Sen. Christopher B. Shank, R-Washington, said he hoped for a more meaningful proposal for reducing the deficit.

Del. Andrew A. Serafini, R-Washington, noted that a chart circulated by Del. Norman H. Conway, the Appropriations Committee chairman, shows the structural budget deficit still would be about $1.2 billion under O'Malley's budget plan. The chart puts the current structural deficit at $1.6 billion.

"It's anywhere between a 1.3 and a 1.6 billion-dollar deficit and it's only 'cutting' 950 — it's not even cutting — 950 million (dollars)," Del. Michael J. Hough, R-Frederick/Washington, said. "It's really just one-time transfers for a lot of it. So, it's taking money again from the transportation trust fund, not giving local governments their money, taking money from the Chesapeake Bay restoration fund. These government-dedicated revenues (are) all going into the general fund, again.

"So, it doesn't do anything really to solve the long-term structural deficit. There's no real cuts. It's expanded spending."

Parrott said he noticed that the governor is again putting money toward embryonic stem-cell research. If the state wants to fund stem-cell research, it should only involve adult stem cells, he said.

The proposed budget eliminates furloughs for state workers, a cost-cutting measure for three straight years.

Employees have until Monday to vote on a tentative contract giving them a $750 bonus this year, a 2 percent raise in 2013 and a 3 percent raise in 2014, as well as a step increase in 2014.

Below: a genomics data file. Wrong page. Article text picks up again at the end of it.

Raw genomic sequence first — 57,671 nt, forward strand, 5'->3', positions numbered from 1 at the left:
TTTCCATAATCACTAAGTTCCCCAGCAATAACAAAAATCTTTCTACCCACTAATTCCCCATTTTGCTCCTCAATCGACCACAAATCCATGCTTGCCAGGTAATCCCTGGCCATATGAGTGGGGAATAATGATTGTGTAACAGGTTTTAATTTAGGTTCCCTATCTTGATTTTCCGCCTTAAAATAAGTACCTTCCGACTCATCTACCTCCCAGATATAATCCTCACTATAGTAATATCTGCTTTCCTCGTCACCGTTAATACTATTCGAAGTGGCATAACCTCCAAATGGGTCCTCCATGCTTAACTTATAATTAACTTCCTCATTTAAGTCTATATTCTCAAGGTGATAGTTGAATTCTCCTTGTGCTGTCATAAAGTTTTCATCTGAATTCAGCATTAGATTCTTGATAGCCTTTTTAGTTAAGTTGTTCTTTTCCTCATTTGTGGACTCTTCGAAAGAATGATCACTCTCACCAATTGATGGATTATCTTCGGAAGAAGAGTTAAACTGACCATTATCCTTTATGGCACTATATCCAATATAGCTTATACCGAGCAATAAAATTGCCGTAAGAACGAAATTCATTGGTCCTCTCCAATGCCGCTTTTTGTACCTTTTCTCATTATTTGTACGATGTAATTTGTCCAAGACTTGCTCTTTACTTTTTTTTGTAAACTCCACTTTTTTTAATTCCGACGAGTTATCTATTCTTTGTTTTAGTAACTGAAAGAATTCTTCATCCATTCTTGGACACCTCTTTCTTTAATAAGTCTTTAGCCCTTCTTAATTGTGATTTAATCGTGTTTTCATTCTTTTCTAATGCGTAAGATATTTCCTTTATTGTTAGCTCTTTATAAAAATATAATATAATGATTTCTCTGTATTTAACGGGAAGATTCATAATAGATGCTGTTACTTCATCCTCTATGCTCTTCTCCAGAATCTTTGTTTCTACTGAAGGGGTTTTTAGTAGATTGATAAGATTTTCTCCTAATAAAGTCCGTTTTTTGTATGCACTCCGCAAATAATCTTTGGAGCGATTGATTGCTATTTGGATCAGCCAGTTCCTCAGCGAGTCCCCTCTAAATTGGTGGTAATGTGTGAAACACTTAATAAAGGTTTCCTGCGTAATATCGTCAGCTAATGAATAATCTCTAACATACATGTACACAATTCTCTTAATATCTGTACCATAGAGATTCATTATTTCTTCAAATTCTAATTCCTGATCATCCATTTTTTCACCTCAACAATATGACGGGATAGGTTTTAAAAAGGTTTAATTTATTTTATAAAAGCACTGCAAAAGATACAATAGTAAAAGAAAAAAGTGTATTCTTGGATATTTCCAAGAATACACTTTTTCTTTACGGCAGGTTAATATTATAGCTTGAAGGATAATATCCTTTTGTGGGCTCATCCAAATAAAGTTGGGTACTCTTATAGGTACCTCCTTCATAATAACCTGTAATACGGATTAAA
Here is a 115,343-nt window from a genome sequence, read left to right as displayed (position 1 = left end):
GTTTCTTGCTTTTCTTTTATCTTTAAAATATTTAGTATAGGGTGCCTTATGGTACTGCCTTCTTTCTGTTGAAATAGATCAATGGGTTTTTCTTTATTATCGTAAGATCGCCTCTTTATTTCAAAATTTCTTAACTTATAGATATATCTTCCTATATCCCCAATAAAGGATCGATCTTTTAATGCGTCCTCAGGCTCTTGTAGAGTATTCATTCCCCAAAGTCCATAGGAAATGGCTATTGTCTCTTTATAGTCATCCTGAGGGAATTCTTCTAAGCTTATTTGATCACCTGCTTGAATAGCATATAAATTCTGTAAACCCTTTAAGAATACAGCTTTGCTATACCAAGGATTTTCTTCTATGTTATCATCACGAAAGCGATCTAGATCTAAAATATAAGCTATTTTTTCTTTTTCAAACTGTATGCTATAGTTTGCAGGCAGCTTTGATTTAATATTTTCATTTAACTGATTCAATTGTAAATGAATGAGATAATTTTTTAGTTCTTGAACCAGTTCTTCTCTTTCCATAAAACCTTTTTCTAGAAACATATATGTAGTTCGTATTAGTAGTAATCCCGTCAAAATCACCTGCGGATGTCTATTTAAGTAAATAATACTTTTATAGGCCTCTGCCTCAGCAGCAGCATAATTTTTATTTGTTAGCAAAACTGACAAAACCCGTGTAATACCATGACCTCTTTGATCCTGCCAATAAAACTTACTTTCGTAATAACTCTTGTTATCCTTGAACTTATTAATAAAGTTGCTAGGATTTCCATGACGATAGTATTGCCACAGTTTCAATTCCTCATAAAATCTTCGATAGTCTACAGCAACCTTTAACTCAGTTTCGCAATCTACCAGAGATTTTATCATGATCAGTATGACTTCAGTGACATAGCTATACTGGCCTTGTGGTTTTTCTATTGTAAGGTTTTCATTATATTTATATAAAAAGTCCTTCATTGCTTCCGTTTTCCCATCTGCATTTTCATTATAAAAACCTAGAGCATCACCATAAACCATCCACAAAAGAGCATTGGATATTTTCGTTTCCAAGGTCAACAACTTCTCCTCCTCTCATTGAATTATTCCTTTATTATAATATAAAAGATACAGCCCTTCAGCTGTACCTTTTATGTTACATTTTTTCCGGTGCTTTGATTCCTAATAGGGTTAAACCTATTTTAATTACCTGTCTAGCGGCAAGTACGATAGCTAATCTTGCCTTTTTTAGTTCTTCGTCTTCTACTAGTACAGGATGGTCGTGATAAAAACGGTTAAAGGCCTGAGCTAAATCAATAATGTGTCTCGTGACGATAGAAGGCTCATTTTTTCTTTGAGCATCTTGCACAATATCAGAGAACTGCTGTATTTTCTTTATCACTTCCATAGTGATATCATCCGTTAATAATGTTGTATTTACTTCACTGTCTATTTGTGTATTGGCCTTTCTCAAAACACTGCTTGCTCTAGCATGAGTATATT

"I'm very pleased that furloughs are not in the budget," Shank said. "I've always felt that furloughs should be a temporary emergency measure and I thought three years of furloughs was too long."

"One thing I really appreciated was that there's no furloughs taking place in this budget," Parrott said. "I think it's very important. They've really taken it on the chin for the last three or four years here."

Last year, when Shank was House minority whip, the chamber's Republican caucus proposed its own budget plan, with deeper cuts than O'Malley's.

This year, Senate Republicans might do the same.

"It's under discussion," Shank said.

The governor's plan also would help shrink an estimated $35 billion in unfunded liabilities to retirees.

Teachers and state employees would have to increase their contribution to the retirement system from 5 percent to 7 percent to continue receiving their current level of benefits.

The early-retirement age would increase from 55 to 60.

Current retirees would not be affected.

As of June 2010, the state's pension system was funded at about 64 percent. O'Malley is projecting with his proposal that the pension system would be funded at 80 percent, considered a healthy level, by fiscal year 2023.

"It is a reasonable first step, but it still does not fix the structural problem," said Serafini, who has made pension reform one of his top issues. "And it still is dependent upon a lot of factors that I think are suspect," such as depending on a 7.75 percent return on investments.

"I don't believe that this really gets to the core of the problem," he said.